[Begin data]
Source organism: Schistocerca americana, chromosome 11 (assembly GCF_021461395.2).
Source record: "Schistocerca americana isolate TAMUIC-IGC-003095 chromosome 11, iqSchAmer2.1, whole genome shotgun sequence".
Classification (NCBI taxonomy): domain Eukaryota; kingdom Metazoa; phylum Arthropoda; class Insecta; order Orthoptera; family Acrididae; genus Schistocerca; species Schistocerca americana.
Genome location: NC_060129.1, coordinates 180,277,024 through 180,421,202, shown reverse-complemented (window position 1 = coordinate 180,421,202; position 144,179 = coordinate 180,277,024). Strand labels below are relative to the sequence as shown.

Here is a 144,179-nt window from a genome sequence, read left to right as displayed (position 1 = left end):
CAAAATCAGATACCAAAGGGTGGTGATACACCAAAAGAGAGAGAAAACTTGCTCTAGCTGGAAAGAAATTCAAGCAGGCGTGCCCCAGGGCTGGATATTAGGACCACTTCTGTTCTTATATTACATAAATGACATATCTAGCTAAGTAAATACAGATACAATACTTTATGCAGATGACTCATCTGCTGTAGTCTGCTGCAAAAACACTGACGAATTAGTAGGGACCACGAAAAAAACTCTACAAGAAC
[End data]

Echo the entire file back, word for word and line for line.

Source organism: Schistocerca americana, chromosome 11 (assembly GCF_021461395.2).
Source record: "Schistocerca americana isolate TAMUIC-IGC-003095 chromosome 11, iqSchAmer2.1, whole genome shotgun sequence".
Classification (NCBI taxonomy): domain Eukaryota; kingdom Metazoa; phylum Arthropoda; class Insecta; order Orthoptera; family Acrididae; genus Schistocerca; species Schistocerca americana.
Genome location: NC_060129.1, coordinates 180,277,024 through 180,421,202, shown reverse-complemented (window position 1 = coordinate 180,421,202; position 144,179 = coordinate 180,277,024). Strand labels below are relative to the sequence as shown.

Here is a 144,179-nt window from a genome sequence, read left to right as displayed (position 1 = left end):
CAAAATCAGATACCAAAGGGTGGTGATACACCAAAAGAGAGAGAAAACTTGCTCTAGCTGGAAAGAAATTCAAGCAGGCGTGCCCCAGGGCTGGATATTAGGACCACTTCTGTTCTTATATTACATAAATGACATATCTAGCTAAGTAAATACAGATACAATACTTTATGCAGATGACTCATCTGCTGTAGTCTGCTGCAAAAACACTGACGAATTAGTAGGGACCACGAAAAAAACTCTACAAGAAC